#Staying the Course

Aki Allahgholi

Maybe to start with, my bachelors are in Business and IT (2001), which led me to work for IBM and Bank Sarasin, as well as managing BarRouge for 2 years. I had a very comfortable lifestyle with all the toys and dependencies that come along when being a forerunner for the capitalistic system. This led to a burnout where my inner voice asked for change, drastic change (2008). Hence, I quit everything, started to sell my possessions (so much stuff…), and took off direction South America. I remember the moment of meditation at the Perito Moreno Glacier in Argentina, when I finally reconnected with the 4 elements of nature again. It was the key turning point in my life, as I promised mother nature to help her with anything that lies within my possibilities.

Overcoming the fear of an overly secure life and stepping towards unknown, insecure and potentially dangerous territories was very real. I convinced myself, that if it doesn’t work out, I can always go back to the bank. That became a funny anecdote by now, since if you once felt the wind of freedom blowing through your hair, you most certainly don’t want to go back where you came from!

I continued to travel for years, always returning to Switzerland when I was broke, just to work for a bit and then take off again. The existential fear was replaced with self confidence that no matter what may come in my life (or how broke I was), I will always somehow find a way to make it work and that I will not stop until a goal is reached. At the same time, I realized, that us Westerners are so privileged and hence traveling lacks a deeper meaning. That’s when I started to volunteer for a Marine Conservation NGO in Madagascar (2012), closely followed by my Master’s in Sustainability Natural Resource Management at the UN University for Peace in Costa Rica.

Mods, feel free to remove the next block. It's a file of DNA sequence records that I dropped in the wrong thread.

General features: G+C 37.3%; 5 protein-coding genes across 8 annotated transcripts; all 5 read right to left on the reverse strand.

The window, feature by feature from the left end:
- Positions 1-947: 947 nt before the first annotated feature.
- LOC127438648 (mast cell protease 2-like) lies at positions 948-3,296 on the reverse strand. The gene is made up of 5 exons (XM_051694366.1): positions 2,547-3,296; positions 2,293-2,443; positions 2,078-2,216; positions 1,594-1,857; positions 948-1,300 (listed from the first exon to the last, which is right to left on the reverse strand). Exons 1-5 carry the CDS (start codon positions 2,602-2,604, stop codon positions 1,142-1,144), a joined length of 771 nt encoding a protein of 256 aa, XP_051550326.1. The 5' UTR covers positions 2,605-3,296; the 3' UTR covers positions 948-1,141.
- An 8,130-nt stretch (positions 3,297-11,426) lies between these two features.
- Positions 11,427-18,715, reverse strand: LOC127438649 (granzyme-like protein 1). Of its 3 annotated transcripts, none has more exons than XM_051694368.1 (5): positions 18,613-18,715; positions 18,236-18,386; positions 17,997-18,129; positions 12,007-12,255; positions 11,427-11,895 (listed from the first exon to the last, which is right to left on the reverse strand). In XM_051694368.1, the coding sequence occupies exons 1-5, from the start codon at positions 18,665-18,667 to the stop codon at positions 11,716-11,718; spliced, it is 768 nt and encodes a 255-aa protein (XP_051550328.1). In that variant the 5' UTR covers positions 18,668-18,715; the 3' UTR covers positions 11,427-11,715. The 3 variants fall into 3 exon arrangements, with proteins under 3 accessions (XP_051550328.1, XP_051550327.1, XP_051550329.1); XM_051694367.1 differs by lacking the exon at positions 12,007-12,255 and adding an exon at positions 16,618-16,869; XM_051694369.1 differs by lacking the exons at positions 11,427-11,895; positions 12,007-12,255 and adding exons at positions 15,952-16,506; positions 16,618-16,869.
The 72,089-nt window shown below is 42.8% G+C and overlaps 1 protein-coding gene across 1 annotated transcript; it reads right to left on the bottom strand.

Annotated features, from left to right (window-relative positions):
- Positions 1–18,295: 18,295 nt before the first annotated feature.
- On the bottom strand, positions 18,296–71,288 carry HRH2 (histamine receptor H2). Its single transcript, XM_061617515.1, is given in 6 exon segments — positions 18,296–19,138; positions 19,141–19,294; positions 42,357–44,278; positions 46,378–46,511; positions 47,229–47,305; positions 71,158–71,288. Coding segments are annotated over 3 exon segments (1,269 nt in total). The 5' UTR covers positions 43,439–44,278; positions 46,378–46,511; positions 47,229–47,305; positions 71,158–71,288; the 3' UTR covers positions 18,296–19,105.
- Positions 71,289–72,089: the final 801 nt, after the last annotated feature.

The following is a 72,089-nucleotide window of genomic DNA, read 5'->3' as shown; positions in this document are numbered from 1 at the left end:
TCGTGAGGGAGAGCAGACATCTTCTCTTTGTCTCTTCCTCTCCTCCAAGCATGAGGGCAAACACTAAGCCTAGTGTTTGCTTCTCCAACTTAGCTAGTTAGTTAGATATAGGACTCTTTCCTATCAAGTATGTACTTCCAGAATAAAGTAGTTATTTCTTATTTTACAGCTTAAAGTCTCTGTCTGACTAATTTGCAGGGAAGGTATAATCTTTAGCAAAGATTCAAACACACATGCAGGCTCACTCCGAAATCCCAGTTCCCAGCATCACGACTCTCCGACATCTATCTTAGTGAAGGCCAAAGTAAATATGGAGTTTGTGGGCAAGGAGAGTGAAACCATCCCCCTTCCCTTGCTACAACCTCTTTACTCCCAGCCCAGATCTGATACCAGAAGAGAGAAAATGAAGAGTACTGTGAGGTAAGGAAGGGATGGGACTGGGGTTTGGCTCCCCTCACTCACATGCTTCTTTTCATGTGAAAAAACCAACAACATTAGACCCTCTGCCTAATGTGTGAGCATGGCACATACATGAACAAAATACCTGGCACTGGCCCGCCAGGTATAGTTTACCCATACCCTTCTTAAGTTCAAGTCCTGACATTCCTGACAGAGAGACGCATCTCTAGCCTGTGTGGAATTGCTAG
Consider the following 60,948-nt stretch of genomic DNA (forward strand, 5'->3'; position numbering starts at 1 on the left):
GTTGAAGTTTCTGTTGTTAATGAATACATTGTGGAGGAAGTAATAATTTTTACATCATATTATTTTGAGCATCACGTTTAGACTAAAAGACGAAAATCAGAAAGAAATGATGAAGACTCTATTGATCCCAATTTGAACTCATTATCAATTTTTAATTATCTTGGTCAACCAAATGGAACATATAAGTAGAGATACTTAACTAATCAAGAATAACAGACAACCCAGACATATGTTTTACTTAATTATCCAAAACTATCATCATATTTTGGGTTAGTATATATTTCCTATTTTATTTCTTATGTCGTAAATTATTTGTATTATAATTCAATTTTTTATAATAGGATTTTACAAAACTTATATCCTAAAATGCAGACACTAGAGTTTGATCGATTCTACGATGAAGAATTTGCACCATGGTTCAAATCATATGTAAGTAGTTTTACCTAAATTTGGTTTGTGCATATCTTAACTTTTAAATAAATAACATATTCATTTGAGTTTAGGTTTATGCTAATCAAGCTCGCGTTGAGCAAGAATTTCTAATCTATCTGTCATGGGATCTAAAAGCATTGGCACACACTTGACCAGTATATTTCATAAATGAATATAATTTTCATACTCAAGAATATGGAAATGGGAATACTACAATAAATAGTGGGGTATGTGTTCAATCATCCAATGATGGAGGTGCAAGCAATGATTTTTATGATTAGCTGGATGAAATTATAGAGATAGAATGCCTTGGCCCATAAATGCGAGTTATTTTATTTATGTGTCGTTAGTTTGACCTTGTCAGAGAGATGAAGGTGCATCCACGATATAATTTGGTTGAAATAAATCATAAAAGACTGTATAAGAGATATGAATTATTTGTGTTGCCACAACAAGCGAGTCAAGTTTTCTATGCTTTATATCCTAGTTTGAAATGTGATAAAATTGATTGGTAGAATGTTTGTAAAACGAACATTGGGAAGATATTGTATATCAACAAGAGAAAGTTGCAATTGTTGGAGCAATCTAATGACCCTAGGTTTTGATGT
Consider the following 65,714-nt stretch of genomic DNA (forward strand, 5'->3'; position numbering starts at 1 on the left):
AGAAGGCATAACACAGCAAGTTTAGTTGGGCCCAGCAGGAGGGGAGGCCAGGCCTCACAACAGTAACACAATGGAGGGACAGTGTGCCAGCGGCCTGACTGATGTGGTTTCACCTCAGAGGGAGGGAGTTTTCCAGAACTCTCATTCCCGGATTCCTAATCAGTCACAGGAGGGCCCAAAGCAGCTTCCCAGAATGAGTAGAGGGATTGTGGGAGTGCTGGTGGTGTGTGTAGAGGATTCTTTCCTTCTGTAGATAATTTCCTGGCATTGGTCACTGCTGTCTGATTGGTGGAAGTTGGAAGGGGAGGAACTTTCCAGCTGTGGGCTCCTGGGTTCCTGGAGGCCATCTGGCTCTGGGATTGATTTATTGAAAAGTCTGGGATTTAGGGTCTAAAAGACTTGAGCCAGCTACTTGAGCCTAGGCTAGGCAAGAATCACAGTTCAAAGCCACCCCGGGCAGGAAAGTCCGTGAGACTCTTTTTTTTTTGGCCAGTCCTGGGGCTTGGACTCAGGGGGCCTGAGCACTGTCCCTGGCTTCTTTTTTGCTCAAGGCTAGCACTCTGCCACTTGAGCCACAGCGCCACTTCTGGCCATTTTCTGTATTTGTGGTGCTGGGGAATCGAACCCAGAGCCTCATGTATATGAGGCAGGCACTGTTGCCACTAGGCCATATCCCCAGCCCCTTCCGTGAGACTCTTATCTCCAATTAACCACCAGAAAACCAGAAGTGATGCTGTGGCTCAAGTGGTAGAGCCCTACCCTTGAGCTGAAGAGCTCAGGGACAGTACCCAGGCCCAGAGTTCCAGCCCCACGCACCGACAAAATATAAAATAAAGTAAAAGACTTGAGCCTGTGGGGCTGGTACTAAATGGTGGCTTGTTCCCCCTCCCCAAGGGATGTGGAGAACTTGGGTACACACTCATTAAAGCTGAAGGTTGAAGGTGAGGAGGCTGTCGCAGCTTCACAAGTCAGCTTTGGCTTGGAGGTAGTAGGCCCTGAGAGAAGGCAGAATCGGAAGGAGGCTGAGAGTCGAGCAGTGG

After that, I continued to volunteer for an NGO in the Philippines (2014) where I dedicated my life to coastal resources management, livelihood solutions for fisherfolks, and especially coral restoration. The false promises of the head of that organization made me last two years until I finally realized that there are probably more egos in conservation & science than in the financial world, ironically.

The next step was clear to me, I needed to take things into my own hands. I blindly trust myself that I will stand tall for my values, stick to my ethics and good morals and will remain incorruptible. Coralive.org was born with these values in mind in Basel on July 1st, 2016. Since then, I’ve been tirelessly working on initiating projects, raising funds, educating people, being present where necessary, etc. etc.

Last week, a milestone was reached with the release of our movie, documenting the work we do in the Seychelles. There are also quite a few projects in the pipeline which could be very interesting for the years to come.

I believe the next challenge will be to remain a NGO that does not become just another player in the field of profits for non-profits. I don’t want to have operational, admin and overhead costs blow up exponentially just because we are getting bigger. While getting more impact is important, it’s as important – or even more – to stick to the truth of the struggle we are in. I have a few ideas in store on how to approach this situation….

Well, this is it, like I said, no regrets on anything I did except maybe that I should have started a little bit earlier. But I guess the time is right when the time is right. 😊

Geneva, May 2020


(minimal edits, tom)